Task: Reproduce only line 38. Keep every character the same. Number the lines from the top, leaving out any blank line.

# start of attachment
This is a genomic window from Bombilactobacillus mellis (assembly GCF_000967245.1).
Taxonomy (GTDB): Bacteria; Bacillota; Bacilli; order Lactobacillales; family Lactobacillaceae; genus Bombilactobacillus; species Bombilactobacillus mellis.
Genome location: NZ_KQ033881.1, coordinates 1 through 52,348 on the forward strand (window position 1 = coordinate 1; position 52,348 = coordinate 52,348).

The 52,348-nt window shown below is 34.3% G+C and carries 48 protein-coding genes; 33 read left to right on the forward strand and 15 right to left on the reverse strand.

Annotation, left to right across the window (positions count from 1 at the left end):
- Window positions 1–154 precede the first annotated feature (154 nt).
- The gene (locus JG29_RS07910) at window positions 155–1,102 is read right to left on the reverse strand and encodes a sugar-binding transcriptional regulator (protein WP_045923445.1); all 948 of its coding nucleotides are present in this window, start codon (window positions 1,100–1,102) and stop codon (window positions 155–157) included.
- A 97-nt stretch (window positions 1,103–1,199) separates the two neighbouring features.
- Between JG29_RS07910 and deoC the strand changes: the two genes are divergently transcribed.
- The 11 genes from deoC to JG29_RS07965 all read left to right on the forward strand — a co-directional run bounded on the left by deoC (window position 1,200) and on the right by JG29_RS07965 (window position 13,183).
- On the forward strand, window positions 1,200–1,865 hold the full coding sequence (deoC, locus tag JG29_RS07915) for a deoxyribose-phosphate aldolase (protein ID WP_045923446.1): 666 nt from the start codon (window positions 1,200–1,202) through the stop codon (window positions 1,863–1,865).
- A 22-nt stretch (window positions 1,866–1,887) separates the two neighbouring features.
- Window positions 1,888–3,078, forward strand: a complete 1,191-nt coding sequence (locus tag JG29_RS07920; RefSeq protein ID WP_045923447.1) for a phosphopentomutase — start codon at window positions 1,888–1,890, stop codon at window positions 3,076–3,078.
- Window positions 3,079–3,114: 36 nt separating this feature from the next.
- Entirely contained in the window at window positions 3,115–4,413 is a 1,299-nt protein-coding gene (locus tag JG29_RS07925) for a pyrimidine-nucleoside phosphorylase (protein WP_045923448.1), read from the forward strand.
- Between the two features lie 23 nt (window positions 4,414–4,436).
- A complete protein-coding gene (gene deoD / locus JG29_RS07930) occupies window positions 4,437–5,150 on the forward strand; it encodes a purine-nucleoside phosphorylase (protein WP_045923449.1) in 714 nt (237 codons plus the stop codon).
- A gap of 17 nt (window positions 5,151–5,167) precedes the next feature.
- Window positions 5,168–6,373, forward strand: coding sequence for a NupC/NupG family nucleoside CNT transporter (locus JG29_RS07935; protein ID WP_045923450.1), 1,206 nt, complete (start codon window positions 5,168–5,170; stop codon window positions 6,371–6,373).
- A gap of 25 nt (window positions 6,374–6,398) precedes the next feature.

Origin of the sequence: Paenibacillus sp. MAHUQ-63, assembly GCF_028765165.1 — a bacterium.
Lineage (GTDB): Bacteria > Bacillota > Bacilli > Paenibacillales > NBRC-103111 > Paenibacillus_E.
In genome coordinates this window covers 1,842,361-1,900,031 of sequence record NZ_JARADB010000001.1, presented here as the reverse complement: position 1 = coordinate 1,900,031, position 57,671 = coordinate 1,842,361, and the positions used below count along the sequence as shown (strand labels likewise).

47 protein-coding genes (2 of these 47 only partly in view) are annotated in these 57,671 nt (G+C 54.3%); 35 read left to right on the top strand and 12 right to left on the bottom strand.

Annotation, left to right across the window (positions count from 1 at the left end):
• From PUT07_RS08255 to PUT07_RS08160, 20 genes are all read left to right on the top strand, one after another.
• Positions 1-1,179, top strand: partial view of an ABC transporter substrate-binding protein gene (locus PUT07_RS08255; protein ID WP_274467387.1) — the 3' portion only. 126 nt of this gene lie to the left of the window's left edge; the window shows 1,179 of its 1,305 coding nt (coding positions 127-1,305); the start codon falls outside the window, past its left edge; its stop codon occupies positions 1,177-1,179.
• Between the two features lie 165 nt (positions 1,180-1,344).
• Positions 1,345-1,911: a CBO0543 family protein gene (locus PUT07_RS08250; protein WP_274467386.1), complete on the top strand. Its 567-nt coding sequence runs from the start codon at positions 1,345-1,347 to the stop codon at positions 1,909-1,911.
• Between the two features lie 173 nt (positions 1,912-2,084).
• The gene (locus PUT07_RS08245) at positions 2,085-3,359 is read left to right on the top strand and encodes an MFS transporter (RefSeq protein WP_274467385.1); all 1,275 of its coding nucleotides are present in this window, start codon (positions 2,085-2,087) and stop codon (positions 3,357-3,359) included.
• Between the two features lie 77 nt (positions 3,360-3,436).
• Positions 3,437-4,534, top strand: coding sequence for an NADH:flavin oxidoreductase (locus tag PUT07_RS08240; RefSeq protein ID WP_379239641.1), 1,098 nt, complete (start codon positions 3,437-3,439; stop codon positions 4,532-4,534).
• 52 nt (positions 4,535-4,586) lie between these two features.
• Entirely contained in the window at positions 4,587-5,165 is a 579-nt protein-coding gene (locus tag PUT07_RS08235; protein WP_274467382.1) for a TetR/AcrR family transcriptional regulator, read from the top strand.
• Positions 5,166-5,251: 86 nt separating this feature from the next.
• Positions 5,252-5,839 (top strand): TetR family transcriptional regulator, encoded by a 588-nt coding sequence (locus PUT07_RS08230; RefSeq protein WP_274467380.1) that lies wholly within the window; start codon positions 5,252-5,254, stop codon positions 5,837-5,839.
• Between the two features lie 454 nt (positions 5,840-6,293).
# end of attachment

• Between the two features lie 454 nt (positions 5,840-6,293).